GM extends money-back guarantee
|October 29, 2009||http://detnews.com/article/20091029/AUTO01/910290483|
GM extends money-back guarantee
The Detroit News
General Motors Co., trying to boost market share and vehicle sales after emerging from bankruptcy, has extended its money-back guarantee until Jan. 4 and will launch a second round of advertisements featuring hood-to-hood comparisons with competitors’ vehicles.
The comparison campaign, scheduled to start in December, is the second phase of a national advertising barrage initiated last month that offers buyers a 60-day, money-back guarantee. Under the campaign, GM has sold approximately 142,000 vehicles and 449 people took the guarantee in lieu of a $500 vehicle discount. Only four people have returned the vehicles so far though another 49 people have filed paperwork indicating they likely will return the vehicle.
GM will supplement the campaign by running digital and print ads comparing key GM vehicles such as the Buick LaCrosse and Chevrolet Malibu and Silverado against the Lexus ES 350, Toyota Camry and Ford F-150.
The ads will feature side-by-side comparisons on several attributes such as fuel economy and safety and remind buyers about GM’s five-year, 100,000 mile warranty.
"We know there is a big perception gap, and we believe we have best-in-class vehicles. We’re trying to do this in a way that isn’t shouting or boastful," said Jay Spenchian, GM’s executive director of marketing strategy.
The moves are a bid to boost slumping sales and market share at a crucial time for the automaker, and for GM executives under government pressure to improve the company’s fortunes.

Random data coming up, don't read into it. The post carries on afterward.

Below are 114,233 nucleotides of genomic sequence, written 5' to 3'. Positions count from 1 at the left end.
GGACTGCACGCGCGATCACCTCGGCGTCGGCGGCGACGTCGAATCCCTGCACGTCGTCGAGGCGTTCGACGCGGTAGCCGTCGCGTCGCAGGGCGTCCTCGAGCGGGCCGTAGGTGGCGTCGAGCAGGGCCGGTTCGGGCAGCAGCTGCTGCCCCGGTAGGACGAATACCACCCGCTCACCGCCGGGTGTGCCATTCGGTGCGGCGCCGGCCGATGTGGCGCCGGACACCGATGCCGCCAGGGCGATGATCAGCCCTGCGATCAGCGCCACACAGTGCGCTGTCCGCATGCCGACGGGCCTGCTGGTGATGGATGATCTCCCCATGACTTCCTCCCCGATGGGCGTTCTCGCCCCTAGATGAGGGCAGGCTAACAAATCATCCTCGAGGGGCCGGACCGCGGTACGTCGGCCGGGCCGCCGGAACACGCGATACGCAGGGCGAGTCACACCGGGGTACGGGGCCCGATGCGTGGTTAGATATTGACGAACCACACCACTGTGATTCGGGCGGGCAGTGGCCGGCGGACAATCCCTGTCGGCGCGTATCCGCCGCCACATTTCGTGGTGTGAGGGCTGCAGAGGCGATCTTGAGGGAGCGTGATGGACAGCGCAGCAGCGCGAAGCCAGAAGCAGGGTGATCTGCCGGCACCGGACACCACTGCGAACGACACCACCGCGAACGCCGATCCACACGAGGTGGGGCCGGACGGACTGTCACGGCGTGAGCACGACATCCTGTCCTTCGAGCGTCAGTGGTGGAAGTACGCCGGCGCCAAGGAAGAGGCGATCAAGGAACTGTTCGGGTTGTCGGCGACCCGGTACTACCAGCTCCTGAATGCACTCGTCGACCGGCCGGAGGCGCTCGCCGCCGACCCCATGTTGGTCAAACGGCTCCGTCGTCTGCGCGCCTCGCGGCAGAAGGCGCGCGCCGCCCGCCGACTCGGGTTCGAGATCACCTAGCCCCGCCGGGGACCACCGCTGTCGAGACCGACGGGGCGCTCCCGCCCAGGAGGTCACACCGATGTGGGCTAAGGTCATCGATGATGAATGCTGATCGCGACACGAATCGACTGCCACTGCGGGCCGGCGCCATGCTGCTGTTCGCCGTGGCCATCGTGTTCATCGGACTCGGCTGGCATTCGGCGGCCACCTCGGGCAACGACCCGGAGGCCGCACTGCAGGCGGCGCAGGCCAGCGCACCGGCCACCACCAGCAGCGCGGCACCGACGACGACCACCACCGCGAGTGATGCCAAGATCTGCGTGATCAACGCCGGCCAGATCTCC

There have been encouraging results.
A third of Buick buyers this month are under 55 years old, which is significant considering the brand has been called a favorite among older people.
"I’m not saying we have (that perception) licked yet," said Susan Docherty, GM vice president of U.S. sales.
Her goal is to match China, where half of Buick buyers are under 50 years old.
Docherty, the former general manager of Buick-GMC, succeeded Mark LaNeve 10 days ago. Today, GM said it will interview candidates Nov. 2 from outside the company to replace Docherty.
GM sales dropped 45 percent last month and have fallen 36.4 percent this year but the automaker Wednesday said it anticipates its October vehicle sales will rise compared to a year earlier, the first such increase for the automaker in 21 months. October results will be released Tuesday.
Edmunds.com said today it forecasts GM will achieve its highest market share year-to-date at 21.5 percent, up from 20.9 percent in September.
GM, which received $50 billion in federal aid, has poured millions into the "May the Best Car Win" campaign and extended it through the end of December. The promotion urges consumers to try 2009 and 2010 models from one of the automaker’s four core brands — Chevrolet, Cadillac, Buick and GMC. Anyone who is unhappy with their purchase can return the vehicle within 60 days.
There are a few strings attached. The buyer must keep the vehicle for at least 31 days, be current on payments and not exceed 4,000 miles within 60 days. And the dealer will not refund any negative equity the buyer had in their trade-in vehicle.
The campaign is the first under the leadership of GM Vice Chairman and marketing czar Bob Lutz, who raced drivers today at the Monticello Motor Club in Monticello, N.Y. Lutz, who drove an unmodified Cadillac CTS-V, competed against racers driving an Audi RS4, Mitsubishi Evolution, BMW M3 and M5.